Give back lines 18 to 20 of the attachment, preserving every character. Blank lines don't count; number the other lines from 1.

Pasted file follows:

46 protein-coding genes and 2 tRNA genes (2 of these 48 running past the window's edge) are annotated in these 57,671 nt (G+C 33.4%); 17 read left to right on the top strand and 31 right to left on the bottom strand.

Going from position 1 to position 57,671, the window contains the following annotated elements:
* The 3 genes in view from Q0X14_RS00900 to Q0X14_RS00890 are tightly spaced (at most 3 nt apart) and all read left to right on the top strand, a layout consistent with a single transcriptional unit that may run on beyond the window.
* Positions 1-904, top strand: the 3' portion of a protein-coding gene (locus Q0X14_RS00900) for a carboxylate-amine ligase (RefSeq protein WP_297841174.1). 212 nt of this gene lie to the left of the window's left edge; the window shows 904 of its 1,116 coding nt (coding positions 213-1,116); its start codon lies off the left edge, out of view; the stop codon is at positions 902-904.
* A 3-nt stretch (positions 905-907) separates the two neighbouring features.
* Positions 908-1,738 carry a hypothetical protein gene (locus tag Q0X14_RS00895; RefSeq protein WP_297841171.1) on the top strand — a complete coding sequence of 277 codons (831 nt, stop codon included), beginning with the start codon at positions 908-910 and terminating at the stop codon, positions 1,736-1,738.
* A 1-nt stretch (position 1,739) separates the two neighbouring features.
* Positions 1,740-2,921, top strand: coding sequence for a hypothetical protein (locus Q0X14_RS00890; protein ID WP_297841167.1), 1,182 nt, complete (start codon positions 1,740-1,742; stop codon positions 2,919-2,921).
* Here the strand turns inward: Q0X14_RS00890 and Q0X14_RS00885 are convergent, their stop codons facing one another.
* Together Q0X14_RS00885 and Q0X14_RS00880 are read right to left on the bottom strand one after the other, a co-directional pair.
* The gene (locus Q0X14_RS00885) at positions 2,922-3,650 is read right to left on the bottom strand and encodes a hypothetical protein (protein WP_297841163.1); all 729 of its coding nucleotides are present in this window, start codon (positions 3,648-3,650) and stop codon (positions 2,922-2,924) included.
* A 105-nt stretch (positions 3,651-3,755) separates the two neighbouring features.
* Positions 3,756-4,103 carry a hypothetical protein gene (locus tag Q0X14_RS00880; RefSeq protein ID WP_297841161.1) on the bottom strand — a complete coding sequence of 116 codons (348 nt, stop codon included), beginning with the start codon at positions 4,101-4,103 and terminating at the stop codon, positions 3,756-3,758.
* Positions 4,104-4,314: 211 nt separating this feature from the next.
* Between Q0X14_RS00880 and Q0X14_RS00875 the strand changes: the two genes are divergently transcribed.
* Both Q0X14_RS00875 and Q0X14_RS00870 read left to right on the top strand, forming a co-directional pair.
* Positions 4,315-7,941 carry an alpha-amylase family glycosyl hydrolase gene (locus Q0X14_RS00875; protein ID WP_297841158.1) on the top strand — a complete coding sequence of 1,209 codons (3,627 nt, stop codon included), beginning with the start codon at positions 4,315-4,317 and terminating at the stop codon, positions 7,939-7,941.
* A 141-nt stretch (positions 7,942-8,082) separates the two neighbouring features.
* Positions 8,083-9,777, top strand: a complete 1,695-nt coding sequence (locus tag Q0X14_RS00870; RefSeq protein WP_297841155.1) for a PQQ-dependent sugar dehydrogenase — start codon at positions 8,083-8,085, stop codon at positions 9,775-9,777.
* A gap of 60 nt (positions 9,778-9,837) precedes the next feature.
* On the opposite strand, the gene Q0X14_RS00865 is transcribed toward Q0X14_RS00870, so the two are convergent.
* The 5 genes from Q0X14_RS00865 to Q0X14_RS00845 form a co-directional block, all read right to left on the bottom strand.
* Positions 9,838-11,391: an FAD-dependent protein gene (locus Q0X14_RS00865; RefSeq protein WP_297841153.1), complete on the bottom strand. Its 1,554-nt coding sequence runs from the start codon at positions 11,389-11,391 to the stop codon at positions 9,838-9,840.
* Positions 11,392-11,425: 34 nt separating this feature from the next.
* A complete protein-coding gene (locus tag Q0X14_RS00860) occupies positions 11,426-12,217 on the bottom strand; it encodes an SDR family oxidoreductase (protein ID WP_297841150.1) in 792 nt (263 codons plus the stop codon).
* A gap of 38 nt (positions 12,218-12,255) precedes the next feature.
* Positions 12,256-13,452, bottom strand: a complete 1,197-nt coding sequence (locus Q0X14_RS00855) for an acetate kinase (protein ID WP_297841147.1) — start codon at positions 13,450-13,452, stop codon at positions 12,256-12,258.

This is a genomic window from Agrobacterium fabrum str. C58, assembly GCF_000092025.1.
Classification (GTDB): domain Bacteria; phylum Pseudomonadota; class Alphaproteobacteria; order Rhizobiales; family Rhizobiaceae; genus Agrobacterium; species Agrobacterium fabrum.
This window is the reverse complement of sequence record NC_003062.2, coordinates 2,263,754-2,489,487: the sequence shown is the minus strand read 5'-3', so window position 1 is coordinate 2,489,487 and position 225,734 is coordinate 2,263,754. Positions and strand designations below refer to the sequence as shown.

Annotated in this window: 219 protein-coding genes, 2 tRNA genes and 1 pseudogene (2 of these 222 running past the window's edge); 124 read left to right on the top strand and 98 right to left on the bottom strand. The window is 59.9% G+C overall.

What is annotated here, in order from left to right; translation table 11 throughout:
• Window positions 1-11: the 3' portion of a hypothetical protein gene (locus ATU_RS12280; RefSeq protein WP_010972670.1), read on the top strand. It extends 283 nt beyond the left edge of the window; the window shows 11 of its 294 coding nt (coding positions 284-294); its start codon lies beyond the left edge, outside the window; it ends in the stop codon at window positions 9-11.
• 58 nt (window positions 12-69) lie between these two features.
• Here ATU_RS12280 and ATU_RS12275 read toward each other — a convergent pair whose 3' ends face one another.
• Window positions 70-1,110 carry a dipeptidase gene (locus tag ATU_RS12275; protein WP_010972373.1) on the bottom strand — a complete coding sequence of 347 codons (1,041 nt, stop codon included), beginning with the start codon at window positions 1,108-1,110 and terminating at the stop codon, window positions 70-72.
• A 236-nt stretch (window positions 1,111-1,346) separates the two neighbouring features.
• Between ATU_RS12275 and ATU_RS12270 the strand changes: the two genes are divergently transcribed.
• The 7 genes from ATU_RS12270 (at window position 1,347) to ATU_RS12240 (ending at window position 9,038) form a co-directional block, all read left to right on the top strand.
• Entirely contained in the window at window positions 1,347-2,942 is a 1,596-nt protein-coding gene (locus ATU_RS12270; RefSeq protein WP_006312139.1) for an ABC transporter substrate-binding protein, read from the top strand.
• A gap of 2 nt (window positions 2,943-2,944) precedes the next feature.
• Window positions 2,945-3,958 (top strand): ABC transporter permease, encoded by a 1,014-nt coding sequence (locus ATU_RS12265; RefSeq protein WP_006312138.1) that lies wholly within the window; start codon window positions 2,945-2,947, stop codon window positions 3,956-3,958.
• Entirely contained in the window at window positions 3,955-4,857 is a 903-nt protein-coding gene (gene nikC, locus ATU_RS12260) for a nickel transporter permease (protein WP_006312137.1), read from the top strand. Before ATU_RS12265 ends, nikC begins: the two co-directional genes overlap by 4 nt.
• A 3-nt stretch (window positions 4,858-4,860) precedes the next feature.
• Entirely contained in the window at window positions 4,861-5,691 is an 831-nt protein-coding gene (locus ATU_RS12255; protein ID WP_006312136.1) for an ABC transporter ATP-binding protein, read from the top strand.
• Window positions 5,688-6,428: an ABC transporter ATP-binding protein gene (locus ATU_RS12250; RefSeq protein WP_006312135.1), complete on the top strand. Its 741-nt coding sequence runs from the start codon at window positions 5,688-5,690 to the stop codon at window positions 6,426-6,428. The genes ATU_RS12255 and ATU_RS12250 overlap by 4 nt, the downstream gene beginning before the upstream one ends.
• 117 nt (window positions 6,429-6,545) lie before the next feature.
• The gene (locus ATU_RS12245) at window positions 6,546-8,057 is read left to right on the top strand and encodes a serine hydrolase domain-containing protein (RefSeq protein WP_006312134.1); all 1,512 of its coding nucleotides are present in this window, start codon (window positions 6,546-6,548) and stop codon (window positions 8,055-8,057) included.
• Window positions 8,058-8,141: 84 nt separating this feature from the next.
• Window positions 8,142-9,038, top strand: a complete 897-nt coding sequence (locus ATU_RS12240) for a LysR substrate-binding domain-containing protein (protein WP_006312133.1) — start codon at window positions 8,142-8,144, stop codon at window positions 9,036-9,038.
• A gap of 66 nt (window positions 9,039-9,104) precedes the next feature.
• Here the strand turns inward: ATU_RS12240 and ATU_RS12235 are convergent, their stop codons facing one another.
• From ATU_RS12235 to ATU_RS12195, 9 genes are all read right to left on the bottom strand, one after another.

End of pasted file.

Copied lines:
* A 141-nt stretch (positions 7,942-8,082) separates the two neighbouring features.
* Positions 8,083-9,777, top strand: a complete 1,695-nt coding sequence (locus tag Q0X14_RS00870; RefSeq protein WP_297841155.1) for a PQQ-dependent sugar dehydrogenase — start codon at positions 8,083-8,085, stop codon at positions 9,775-9,777.
* A gap of 60 nt (positions 9,778-9,837) precedes the next feature.